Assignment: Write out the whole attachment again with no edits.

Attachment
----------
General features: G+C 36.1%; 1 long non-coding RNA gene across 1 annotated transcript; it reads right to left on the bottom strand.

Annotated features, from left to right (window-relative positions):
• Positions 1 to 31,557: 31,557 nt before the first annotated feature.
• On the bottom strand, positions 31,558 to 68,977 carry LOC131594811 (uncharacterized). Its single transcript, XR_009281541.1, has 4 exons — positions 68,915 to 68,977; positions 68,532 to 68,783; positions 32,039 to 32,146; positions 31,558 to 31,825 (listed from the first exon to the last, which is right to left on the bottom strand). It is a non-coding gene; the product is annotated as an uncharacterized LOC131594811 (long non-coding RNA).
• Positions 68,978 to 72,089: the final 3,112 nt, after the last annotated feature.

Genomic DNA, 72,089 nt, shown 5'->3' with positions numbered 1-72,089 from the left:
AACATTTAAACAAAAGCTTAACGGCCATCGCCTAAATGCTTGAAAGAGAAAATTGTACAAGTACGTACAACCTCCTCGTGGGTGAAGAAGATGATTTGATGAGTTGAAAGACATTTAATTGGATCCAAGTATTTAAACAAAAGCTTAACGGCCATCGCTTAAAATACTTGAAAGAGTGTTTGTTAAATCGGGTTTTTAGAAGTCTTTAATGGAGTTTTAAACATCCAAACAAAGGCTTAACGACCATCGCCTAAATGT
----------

General features: G+C 36.1%; 1 long non-coding RNA gene across 1 annotated transcript; it reads right to left on the bottom strand.

Annotated features, from left to right (window-relative positions):
• Positions 1 to 31,557: 31,557 nt before the first annotated feature.
• On the bottom strand, positions 31,558 to 68,977 carry LOC131594811 (uncharacterized). Its single transcript, XR_009281541.1, has 4 exons — positions 68,915 to 68,977; positions 68,532 to 68,783; positions 32,039 to 32,146; positions 31,558 to 31,825 (listed from the first exon to the last, which is right to left on the bottom strand). It is a non-coding gene; the product is annotated as an uncharacterized LOC131594811 (long non-coding RNA).
• Positions 68,978 to 72,089: the final 3,112 nt, after the last annotated feature.

Genomic DNA, 72,089 nt, shown 5'->3' with positions numbered 1-72,089 from the left:
AACATTTAAACAAAAGCTTAACGGCCATCGCCTAAATGCTTGAAAGAGAAAATTGTACAAGTACGTACAACCTCCTCGTGGGTGAAGAAGATGATTTGATGAGTTGAAAGACATTTAATTGGATCCAAGTATTTAAACAAAAGCTTAACGGCCATCGCTTAAAATACTTGAAAGAGTGTTTGTTAAATCGGGTTTTTAGAAGTCTTTAATGGAGTTTTAAACATCCAAACAAAGGCTTAACGACCATCGCCTAAATGT